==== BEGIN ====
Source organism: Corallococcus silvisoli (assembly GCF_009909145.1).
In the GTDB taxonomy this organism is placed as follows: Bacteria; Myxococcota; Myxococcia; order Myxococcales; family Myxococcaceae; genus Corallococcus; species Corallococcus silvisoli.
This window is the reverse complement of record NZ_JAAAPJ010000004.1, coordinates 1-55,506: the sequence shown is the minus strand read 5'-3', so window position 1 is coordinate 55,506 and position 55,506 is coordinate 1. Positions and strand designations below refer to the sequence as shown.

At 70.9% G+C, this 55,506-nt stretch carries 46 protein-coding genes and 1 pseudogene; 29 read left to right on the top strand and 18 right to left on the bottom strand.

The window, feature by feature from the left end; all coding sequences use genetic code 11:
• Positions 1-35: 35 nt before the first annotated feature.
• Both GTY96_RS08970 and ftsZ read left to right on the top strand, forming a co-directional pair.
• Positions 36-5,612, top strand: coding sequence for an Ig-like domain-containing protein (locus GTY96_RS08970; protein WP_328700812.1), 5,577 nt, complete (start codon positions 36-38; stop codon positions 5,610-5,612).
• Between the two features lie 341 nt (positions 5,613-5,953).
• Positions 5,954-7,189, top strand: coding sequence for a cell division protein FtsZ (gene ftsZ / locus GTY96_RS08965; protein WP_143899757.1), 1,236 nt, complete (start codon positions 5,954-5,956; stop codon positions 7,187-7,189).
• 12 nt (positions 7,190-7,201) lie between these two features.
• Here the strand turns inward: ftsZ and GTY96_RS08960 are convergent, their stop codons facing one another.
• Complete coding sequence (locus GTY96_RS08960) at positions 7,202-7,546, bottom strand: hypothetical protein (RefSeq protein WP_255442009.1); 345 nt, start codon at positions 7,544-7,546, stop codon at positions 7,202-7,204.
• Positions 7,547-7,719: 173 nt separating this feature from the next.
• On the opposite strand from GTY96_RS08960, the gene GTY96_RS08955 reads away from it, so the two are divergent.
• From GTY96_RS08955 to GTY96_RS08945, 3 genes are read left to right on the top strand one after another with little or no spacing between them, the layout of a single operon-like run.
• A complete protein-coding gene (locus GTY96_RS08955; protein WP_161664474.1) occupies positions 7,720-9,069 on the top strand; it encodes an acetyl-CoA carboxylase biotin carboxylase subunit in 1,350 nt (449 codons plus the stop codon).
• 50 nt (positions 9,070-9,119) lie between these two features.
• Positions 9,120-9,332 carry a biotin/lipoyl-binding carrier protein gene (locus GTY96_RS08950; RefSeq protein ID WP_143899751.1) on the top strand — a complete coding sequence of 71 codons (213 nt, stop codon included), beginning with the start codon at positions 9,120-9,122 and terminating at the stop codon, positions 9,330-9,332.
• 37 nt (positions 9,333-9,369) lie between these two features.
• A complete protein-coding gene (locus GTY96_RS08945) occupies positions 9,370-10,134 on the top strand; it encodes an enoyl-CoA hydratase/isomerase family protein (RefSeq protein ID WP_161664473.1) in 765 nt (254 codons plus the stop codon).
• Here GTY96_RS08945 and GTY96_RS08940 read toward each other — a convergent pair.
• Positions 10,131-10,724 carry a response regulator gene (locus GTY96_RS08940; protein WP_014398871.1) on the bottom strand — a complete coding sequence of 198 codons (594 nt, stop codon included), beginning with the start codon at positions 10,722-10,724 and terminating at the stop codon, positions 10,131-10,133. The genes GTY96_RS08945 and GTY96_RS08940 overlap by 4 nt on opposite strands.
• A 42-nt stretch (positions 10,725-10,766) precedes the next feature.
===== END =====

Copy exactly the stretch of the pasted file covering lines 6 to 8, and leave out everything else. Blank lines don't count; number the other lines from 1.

• Positions 1-35: 35 nt before the first annotated feature.
• Both GTY96_RS08970 and ftsZ read left to right on the top strand, forming a co-directional pair.
• Positions 36-5,612, top strand: coding sequence for an Ig-like domain-containing protein (locus GTY96_RS08970; protein WP_328700812.1), 5,577 nt, complete (start codon positions 36-38; stop codon positions 5,610-5,612).